Neighbors take issue with North Smithfield Relay for Sports

Neighbors take issue with North Smithfield Relay for Sports

NSAA president says fundraising overnight event will change for next year

NORTH SMITHFIELD - An annual all-night sporting event held at the North Smithfield athletic fields is likely to see some major changes next year, after neighboring homeowners approached the Town Council with complaints about noise and lighting.

The North Smithfield Athletic Association held Relay for Sports on Oct. 5, an overnight camp-out for high school and middle school students including games, music and food that is used to raise funds for the schools' sports programs. NSAA must obtain a permit from the Town Council to hold the fundraiser, and abutters of the school property said that next time around, councilors should think more about those who live there.

"No one gets any sleep in our neighborhood that night, but yet these special permits keep getting issued," said resident Aimee Lombardo at a meeting last month. "The sporting event, although commendable, and a novel idea for the children, seems to be a bit disruptive for our neighborhood."

According to Lombardo, the 25 homes that abut the school are subject to stadium-style music, announcements, games activities and lights throughout the evening.

"I'd like you guys to possibly consider the rights of the homes that abut the property," she said.

Bill Nangle, president of NSAA, said that around 100 students attended the event this year, the second of its kind that the organization has sponsored.

Nangle said there were between 15 and 20 chaperones at all times at this year's relay, during which students walked the track all night to promote physical activity, and that music was turned off at 11:30.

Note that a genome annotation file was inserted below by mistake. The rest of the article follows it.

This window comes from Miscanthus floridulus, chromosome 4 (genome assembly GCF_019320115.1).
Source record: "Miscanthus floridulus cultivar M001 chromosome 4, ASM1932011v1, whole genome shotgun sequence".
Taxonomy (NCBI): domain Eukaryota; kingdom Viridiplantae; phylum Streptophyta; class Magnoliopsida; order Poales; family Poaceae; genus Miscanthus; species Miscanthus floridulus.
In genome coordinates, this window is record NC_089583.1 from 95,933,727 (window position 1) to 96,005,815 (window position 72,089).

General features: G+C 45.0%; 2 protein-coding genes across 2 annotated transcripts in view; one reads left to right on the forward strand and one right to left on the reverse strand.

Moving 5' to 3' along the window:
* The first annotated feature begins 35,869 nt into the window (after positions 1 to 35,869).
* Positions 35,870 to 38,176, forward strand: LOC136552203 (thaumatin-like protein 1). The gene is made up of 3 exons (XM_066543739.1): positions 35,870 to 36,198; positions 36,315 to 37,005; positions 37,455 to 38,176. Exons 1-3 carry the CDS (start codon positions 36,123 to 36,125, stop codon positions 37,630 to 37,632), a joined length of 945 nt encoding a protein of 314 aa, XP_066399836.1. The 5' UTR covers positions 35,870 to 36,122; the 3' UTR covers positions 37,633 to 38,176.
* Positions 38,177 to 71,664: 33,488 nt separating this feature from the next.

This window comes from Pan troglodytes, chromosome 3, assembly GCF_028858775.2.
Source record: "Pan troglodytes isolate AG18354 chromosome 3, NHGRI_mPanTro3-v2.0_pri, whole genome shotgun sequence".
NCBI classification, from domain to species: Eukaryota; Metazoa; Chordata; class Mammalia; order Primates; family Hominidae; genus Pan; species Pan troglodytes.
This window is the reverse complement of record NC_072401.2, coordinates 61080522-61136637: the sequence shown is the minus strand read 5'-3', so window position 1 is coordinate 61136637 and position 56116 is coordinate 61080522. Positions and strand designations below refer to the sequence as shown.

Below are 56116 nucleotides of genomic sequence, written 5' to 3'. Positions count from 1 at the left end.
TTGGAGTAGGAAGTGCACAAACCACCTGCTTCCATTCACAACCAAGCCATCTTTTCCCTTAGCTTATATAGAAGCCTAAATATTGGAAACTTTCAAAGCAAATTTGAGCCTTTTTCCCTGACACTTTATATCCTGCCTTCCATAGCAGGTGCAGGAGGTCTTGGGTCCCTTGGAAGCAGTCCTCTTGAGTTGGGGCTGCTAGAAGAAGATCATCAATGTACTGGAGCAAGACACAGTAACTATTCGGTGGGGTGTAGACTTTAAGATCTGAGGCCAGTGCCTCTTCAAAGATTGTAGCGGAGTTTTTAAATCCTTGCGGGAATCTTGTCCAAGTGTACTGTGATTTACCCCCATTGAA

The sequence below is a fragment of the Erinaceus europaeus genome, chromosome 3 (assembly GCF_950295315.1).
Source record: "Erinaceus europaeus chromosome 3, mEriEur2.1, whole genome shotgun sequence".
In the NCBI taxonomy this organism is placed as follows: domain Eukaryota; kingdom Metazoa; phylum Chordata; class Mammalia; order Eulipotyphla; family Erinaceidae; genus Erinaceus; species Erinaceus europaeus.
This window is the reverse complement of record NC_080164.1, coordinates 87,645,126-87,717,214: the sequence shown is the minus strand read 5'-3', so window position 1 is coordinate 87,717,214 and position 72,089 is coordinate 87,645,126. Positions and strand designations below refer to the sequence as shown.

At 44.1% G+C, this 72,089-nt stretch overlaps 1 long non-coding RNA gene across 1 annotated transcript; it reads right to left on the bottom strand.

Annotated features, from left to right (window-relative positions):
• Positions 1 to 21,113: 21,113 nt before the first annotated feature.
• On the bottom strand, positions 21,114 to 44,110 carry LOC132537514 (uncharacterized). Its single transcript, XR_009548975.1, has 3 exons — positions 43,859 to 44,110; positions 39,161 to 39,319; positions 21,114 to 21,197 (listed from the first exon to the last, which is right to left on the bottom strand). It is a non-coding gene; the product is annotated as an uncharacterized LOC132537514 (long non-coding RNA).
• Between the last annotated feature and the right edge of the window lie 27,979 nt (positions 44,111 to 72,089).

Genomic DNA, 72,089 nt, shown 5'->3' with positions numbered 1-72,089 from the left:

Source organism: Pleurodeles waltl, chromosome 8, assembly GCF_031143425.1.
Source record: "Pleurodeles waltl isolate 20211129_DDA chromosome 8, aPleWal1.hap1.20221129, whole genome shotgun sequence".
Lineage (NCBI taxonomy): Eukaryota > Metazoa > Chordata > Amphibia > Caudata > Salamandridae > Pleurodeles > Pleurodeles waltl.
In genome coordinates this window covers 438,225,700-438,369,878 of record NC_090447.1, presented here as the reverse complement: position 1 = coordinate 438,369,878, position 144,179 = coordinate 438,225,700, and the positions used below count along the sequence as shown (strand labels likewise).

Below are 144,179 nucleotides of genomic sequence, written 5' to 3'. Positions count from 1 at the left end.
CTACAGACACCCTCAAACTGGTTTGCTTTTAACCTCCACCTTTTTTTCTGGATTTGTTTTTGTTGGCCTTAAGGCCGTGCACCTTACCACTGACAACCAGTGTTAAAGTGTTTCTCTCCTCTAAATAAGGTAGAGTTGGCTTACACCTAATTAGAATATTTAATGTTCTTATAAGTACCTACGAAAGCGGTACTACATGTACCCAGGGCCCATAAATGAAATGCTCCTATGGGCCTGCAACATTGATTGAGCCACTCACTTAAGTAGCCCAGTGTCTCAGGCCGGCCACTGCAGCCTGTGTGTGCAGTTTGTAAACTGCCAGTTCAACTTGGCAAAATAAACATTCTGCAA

"I think the event went exactly as we would have hoped this year," he said.

Abutter Sue Landy disagreed.

"It's not Fenway Park - it's just a ball field," she said. "The last couple of years it has been tremendously too loud. The neighborhood has a lot of senior citizens in it."

Lombardo suggested that the event could take place indoors or be moved to a non-residential neighborhood. She said that students were also seen outside the gates of the facility during the evening.

"It does not appear that the people that are organizing the event are interested in changing it," she added.

Councilor Thomas McGee said it was the first time anyone had raised concerns about the fundraiser.

"We've never heard any complaints before," McGee said. "Everyone says it goes fine, no problems"

Students paid $25 to attend the relay, which was held from 6 p.m. Saturday until 6 a.m. Sunday and included dinner. Attendees were asked to dress warm and to bring their own pop tents for shelter, and additional concessions were sold as part of the fundraiser. Nangle said Relay for Sports raised around $2,500 for athletics this year.

"It's one of our better fundraisers," he said. "I believe in the event. I believe that it's healthy and that kids need to be outdoors more often."

Nangle disputed the notion that students had wandered outside the facility's gates, saying they were closed and a guard was posted by them throughout the evening.

"Not on my watch," he said.

The athletic association president said he would be happy to sit down and talk to the neighbors, and councilors asked him to do just that, meeting to see if the two groups could work out solutions on their own.

"I believe this is a great event for our kids," said Councilor Paul Zwolenski.

On Monday, Nangle said he had spoken to several of the neighbors and that the biggest concern was that they turn the music off earlier. He added that he plans to make several changes to the relay next year.

"We have a lot of ideas and some of them may involve changing the program a small amount, some may involve changing it a large amount," he said.

Possible plans include shutting the music off at 9 or 9:30, holding separate events for the middle school and high school students, and hosting the event partially indoors.

"We're open to discussion and trying to make this as agreeable as possible," he said.

Nangle said he will be back before the council once plans are more firm, and council members thanked him.

"My sense is that you're trying to sort out the challenges and come up with a plan for next year that accomplishes a goal of raising money for the sports program in a way that's acceptable to the neighbors," said Council President John Flaherty.

NSAA holds monthly board meetings at Kendall Dean School, which are open to the public.